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The Network on International Law, Natural; Resources and Sustainable Development is a research network of scholars, policymakers, research centres and policy and non-governmental organisations with interests in the governance and international law relating to natural resources and sustainable development. The Network aims to foster research and policy collaboration, particularly between academic institutions in the north and institutions in the south and involving policymakers and practitioners from different parts of the world. Researchers in the Network consider, among other things, the national and international approaches to the regulation of natural resources in developing countries and the impact of such approaches on sustainable development and on the evolution of international law.

The Network emerged from a Workshop on International Law, Natural; Resources and Sustainable Development held at the University of Warwick in September 2013. A follow-up workshop will be held in Amsterdam in January 2015.

An important and novel feature of this Network is our objective of bringing together legal and policy expertise from a diverse range of academic and practitioner base. We are bringing together legal scholars, practitioners, campaigners and policymakers from a wide range of specialisms, from trade and investment law to sovereign debt to tax to human rights and environmental law, to consider how their area of research has been affected or are being affected by the conflicts and tensions relating to natural resources.

The aim of the Network is to provide a platform to explore the complex issues surrounding the governance and international legal framework relating to natural resources and sustainable development. We aim to develop a broad, multi-stakeholder international network for research collaboration, research dissemination and knowledge transfer on the issue of international natural resource governance and management.

We believe that the issue of international governance and management of natural resources will become a key area for international research, law and policymaking in the coming years as the contestation and conflict over their ownership and use become more acute. The current economic and ecological climate calls for a reappraisal of the international legal and political framework governing natural resources, defined broadly to include materials and organisms naturally occurring in the environment, such as water, mineral and fossil fuels, and cultivated resources, such as food crops, both renewable and exhaustible. This reappraisal is urgent because the governance and management of natural resources have formed a pivotal backdrop to the evolution of international economic law in the postwar period and have been critical components of the process of economic globalization. Importantly, the burgeoning maelstrom of multiple crises – financial, food, climate and energy – facing the international community calls for a holistic review of the challenges and dilemmas structuring the legal, regulatory and policy framework governing natural resources.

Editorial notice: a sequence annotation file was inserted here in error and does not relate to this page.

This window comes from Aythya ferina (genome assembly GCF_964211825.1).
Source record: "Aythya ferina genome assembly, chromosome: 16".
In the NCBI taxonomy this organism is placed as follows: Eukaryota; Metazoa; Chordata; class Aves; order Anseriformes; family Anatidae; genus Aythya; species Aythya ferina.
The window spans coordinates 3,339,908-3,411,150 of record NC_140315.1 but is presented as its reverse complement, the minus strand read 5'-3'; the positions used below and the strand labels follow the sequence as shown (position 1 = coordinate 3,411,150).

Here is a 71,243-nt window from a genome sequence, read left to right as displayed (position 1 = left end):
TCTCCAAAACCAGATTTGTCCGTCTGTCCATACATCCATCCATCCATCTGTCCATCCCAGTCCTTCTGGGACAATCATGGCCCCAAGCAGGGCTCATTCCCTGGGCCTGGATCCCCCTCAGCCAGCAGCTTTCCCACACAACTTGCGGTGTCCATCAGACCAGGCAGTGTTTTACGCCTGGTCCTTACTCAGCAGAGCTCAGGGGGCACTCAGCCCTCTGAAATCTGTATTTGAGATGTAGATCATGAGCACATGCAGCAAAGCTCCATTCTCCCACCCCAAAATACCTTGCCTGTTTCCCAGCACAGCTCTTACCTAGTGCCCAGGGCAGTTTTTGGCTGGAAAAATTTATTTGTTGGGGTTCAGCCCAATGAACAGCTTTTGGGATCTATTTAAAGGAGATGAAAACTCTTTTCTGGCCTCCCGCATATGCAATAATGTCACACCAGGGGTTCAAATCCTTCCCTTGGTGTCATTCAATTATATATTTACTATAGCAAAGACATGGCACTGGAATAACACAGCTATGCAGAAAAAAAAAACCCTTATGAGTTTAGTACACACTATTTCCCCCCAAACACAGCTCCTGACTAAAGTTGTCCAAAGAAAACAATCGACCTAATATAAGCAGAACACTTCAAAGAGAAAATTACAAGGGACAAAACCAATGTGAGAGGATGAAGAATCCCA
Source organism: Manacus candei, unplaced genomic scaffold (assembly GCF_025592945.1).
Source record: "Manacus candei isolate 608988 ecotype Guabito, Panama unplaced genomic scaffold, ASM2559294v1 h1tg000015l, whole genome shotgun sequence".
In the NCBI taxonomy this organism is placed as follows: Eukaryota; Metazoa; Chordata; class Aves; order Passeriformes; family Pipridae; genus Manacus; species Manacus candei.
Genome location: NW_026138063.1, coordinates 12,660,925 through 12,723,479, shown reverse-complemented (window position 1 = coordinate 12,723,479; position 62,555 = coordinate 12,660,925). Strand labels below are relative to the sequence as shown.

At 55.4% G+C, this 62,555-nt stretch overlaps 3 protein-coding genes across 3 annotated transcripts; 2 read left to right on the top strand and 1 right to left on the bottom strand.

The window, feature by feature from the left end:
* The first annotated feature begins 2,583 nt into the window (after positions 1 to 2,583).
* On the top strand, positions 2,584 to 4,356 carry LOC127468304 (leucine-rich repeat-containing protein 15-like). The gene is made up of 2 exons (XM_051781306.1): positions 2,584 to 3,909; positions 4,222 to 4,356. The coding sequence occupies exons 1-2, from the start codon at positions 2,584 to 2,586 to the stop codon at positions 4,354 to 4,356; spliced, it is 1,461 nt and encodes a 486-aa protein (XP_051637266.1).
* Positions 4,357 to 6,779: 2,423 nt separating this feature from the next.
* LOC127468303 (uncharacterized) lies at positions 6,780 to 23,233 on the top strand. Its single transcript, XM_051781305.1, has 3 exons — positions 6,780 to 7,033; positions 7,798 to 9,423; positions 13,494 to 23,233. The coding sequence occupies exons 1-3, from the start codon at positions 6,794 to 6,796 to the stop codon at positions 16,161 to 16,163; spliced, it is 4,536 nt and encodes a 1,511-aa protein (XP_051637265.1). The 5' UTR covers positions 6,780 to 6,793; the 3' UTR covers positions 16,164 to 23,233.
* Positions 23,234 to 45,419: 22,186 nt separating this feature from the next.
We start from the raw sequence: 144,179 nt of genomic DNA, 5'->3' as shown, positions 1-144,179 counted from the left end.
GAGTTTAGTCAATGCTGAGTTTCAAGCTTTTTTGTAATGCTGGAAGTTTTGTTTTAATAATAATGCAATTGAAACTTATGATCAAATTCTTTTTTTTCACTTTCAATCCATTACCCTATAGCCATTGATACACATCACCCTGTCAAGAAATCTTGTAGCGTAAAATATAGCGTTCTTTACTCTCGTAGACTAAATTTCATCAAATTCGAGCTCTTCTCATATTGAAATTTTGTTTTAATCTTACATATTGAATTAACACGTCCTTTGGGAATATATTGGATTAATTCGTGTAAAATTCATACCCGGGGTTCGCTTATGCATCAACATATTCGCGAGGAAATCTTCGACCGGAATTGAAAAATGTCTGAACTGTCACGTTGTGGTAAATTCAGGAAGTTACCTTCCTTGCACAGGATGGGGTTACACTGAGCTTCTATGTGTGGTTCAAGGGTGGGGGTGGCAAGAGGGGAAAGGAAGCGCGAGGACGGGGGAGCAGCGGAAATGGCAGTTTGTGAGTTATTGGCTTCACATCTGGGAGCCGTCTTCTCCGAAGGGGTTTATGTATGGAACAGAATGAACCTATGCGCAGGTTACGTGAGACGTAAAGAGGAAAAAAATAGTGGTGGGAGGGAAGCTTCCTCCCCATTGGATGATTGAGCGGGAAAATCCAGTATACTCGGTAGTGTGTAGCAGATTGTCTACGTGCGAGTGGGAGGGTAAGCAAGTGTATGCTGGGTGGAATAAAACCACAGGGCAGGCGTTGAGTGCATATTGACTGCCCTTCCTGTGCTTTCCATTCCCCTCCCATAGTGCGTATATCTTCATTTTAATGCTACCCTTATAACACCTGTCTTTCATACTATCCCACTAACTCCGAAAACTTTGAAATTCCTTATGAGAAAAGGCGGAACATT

The centrality of natural resources to global economic growth has meant that the ownership and control over natural resources have been at the forefront of legal, territorial and political disputes between states, particularly between the north and south. At the same time, the links between natural resource depletion and environmental degradation, impoverishment and human rights violations mean that the governance and management of natural resources remains a critical arena for local and transnational contestation. In particular, tensions between the economic drivers of natural resource extraction and exploitation, the ecological concerns of resource conservation and the socio-economic imperatives of poverty alleviation and equity in wealth distribution have long structured international relations and relations between states and civil society. It is critical that these issues be addressed in a comprehensive and holistic manner with prominence given to voices from the south, where these tensions and conflicts are realised in the most acute and often devastating ways.

For further information, please contact us at: ilnrsd at warwick dot ac dot uk